What Your Feelings Are Trying to Tell You

    —
June 12, 2023

Though I’m fairly certain you’ve heard otherwise, emotions are a vital part of everything you are: every thought, every choice, every relationship, every dream, every failure, every triumph, every act of violence, and every act of love. When you can learn their language, you can change your life for the better.

And when we can all learn their language, we can change the world.

Hello! I’m Karla McLaren, and I’m excited to announce the upcoming release of the revised and updated edition of The Language of Emotions: What Your Feelings Are Trying to Tell You, which will be available in bookstores on June 27th.

Whether you’re a reader of the original Language of Emotions, or if you’re new to this work, I welcome you to this complete guide to the wisdom in every emotion you have.

The original 2010 version of The Language of Emotions was the first book to approach the emotions in terms of how they function, what they do, and how to work with them. Instead of treating emotions as problems to be solved or eradicated, I focused on them as essential aspects of meaning-making, behavior, and intelligence (which is what they truly are). I approached the emotional realm as an intelligent system that requires all of its members, including tragically disrespected emotions such as shame, anxiety, depression, jealousy, envy, panic, and the suicidal urge (among others). And in so doing, I discovered the healing messages inside all emotions.

But because most of us have been taught to distrust emotions, I was working without a net as I wrote the original version of this book, and I missed some things. Now, after more than a decade of further research and practice, and with the support and camaraderie of an international community of colleagues and friends, I’ve had the opportunity to understand the emotions more deeply.

For centuries, emotions have been repressed, idealized, distrusted, and even despised, yet they were never truly understood. I’m honored to share this updated celebration of the brilliance, ingenuity, healing power, and jaw-dropping genius of our emotions.

 

Welcome!

Karla McLaren, M.Ed.

Karla McLaren, M.Ed., is an award-winning author, social science researcher, and empathy innovator. She is CEO of Emotion Dynamics Inc., developer of Dynamic Emotional Integration®, and creator of EmpathyAcademy.org. Karla is the author of Embracing Anxiety, The Dynamic Emotional Integration Workbook, The Art of Empathy, The Power of Emotions at Work, and the multimedia online course Emotional Flow: Becoming Fluent in the Language of Emotions. For more, visit karlamclaren.com.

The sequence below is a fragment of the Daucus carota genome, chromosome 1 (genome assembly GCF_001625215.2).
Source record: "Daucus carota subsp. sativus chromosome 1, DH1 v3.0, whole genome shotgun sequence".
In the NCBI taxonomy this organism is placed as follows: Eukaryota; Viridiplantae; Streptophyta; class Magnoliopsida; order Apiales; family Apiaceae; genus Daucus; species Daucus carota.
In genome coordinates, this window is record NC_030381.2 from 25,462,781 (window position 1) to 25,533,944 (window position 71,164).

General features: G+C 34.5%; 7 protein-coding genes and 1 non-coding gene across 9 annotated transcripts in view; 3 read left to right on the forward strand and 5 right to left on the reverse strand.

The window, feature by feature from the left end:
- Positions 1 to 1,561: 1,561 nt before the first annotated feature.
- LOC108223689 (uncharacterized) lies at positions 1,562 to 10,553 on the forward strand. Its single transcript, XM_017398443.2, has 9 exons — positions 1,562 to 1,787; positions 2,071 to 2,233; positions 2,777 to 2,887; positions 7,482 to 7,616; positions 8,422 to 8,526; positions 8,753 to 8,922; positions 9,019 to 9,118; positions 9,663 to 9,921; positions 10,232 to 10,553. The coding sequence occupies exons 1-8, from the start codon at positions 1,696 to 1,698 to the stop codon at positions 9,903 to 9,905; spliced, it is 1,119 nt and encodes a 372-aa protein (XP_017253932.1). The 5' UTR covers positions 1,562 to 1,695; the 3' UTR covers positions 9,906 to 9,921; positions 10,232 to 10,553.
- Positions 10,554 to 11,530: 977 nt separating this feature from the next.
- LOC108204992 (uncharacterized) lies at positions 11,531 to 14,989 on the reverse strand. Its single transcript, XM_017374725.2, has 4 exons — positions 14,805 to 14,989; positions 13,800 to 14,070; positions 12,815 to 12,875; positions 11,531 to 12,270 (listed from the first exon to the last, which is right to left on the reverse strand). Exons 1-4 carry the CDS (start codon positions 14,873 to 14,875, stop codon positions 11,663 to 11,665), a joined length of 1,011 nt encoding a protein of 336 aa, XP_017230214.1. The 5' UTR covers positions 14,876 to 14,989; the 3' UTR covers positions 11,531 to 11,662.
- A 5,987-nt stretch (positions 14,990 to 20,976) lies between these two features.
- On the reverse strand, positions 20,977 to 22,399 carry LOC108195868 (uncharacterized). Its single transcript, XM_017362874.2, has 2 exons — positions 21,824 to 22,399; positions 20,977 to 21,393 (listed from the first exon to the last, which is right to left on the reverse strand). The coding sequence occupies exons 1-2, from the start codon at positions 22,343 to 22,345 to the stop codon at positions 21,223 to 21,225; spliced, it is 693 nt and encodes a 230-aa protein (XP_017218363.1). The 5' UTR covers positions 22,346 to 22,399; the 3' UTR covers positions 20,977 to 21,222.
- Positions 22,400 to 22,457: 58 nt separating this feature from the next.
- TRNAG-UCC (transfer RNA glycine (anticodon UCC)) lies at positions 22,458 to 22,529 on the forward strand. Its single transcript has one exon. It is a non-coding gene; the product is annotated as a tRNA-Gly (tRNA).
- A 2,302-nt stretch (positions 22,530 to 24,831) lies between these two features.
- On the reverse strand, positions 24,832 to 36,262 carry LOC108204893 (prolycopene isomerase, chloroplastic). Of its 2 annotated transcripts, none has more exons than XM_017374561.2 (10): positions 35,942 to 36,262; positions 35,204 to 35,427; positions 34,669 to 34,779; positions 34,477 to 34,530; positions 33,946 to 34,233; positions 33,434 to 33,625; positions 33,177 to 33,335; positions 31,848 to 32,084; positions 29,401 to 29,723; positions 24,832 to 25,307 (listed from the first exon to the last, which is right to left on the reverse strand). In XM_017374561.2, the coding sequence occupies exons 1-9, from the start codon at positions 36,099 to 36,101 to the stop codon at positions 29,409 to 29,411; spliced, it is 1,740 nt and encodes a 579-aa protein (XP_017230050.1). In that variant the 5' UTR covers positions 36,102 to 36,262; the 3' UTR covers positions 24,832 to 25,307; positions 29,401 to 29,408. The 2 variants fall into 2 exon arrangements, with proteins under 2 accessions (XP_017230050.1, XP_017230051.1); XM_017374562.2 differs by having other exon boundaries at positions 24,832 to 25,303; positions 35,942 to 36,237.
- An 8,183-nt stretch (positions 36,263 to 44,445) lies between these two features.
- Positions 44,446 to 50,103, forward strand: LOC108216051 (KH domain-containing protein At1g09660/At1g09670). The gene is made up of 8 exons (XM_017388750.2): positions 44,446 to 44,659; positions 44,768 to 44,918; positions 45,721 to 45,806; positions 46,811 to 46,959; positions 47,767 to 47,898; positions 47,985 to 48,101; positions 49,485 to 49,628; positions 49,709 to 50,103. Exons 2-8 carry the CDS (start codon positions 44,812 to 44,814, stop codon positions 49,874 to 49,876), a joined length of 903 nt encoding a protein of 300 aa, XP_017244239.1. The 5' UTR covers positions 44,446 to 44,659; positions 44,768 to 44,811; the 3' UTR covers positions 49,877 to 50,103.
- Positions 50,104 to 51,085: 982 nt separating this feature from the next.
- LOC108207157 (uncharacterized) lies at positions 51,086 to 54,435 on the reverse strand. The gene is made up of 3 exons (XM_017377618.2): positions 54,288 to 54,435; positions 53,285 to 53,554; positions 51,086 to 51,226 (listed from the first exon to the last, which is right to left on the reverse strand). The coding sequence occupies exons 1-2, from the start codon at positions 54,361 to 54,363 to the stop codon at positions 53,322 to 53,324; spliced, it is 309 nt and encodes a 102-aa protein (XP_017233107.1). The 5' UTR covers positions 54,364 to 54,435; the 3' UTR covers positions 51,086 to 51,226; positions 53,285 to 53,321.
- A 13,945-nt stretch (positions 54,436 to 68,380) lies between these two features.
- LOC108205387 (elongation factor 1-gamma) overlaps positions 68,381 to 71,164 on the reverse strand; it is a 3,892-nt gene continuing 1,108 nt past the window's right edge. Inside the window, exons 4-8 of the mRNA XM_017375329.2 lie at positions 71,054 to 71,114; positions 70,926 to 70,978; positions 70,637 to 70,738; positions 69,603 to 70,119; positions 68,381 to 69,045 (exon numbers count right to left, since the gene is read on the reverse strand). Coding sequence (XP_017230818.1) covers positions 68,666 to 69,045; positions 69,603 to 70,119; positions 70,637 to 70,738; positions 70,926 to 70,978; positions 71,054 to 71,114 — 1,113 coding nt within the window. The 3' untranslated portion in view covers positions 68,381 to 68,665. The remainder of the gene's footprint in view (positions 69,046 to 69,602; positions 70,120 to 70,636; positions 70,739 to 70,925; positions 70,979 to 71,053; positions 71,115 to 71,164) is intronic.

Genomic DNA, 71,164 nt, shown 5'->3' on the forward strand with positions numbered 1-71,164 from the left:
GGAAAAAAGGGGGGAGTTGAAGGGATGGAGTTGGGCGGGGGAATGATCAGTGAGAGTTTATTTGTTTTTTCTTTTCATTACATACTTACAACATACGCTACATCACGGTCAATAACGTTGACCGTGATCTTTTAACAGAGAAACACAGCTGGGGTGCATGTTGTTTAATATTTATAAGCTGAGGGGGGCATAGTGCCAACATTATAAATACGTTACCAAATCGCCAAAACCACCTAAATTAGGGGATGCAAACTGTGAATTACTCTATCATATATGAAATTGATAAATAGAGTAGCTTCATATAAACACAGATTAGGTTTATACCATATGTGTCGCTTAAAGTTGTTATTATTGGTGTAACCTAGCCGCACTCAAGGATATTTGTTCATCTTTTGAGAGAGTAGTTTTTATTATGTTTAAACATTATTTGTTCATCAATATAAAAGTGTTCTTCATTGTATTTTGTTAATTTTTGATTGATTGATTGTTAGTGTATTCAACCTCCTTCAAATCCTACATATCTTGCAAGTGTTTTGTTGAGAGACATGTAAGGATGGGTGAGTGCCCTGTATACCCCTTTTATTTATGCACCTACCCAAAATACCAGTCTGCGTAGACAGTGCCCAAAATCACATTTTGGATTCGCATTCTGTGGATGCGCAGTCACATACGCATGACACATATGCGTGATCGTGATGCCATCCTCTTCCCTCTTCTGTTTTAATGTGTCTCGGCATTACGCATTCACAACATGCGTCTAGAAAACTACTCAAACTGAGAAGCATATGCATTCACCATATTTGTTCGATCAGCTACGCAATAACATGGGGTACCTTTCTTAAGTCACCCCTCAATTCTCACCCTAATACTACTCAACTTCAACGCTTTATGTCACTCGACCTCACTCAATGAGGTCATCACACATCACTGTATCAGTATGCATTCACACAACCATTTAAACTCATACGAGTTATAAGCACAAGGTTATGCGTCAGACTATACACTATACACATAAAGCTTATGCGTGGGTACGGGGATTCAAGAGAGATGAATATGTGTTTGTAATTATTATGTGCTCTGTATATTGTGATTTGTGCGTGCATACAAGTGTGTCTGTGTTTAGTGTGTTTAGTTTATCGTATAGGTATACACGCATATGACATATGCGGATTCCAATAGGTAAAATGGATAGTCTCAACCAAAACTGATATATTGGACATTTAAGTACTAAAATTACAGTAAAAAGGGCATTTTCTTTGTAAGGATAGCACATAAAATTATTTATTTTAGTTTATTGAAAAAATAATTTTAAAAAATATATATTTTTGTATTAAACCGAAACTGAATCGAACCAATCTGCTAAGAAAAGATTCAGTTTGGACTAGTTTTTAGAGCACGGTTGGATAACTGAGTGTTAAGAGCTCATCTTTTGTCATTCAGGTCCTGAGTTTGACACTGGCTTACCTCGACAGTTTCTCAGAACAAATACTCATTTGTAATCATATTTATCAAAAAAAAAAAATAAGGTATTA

Karla McLaren

Karla McLaren, M.Ed., is an award-winning author, social science researcher, and empathy innovator. She is CEO of Emotion Dynamics, developer of Dynamic Emotional Integration®, and creator of EmpathyAcademy.org. Karla is the author of Embracing AnxietyThe Dynamic Emotional Integration WorkbookThe Art of EmpathyThe Power of Emotions at Work, and the multimedia online course Emotional Flow: Becoming Fluent in the Language of Emotions. For more, visit karlamclaren.com.

Author photo © Michael Leras

Also By Author

What Your Feelings Are Trying to Tell You

Lorem ipsum dolor sit amet, consectetur adipiscing elit. Ut elit tellus, luctus nec ullamcorper mattis, pulvinar dapibus leo.

Karla McLaren, M.Ed., is an award-winning author, social science researcher, and empathy innovator. She is CEO of Emotion Dynamics Inc., developer of Dynamic Emotional Integration®, and creator of EmpathyAcademy.org. Karla is the author of Embracing Anxiety, The Dynamic Emotional Integration Workbook, The Art of Empathy, The Power of Emotions at Work, and the multimedia online course Emotional Flow: Becoming Fluent in the Language of Emotions. For more, visit karlamclaren.com.

Learn More

Amazon | Barnes & Noble | Bookshop | Sounds True

The Power of Emotions at Work

Karla McLaren is an award-winning author, social science researcher, and renowned expert in emotions and empathy. Her work focuses on her grand unified theory of emotions, which reconsiders how we think of “negative” emotions and opens new pathways into self-awareness, communication, and empathy. With Sounds True, Karla is the author of the landmark book The Language of Emotions, a book on The Art of Empathy, and a new book called The Power of Emotions at Work: Accessing the Vital Intelligence in Your Workplace. In this episode of Insights at the Edge, Tami Simon speaks with Karla about why the full range of emotions is necessary for us to bring forth our best thinking. They discuss the “toxic positivity bias” that has become the norm in the contemporary workplace, how this leads to widespread suffering and dysfunction, and how we can achieve an “emotionally well-regulated” workplace that works for all of us.

Karla McLaren:Making Friends with Anxiety … and All ...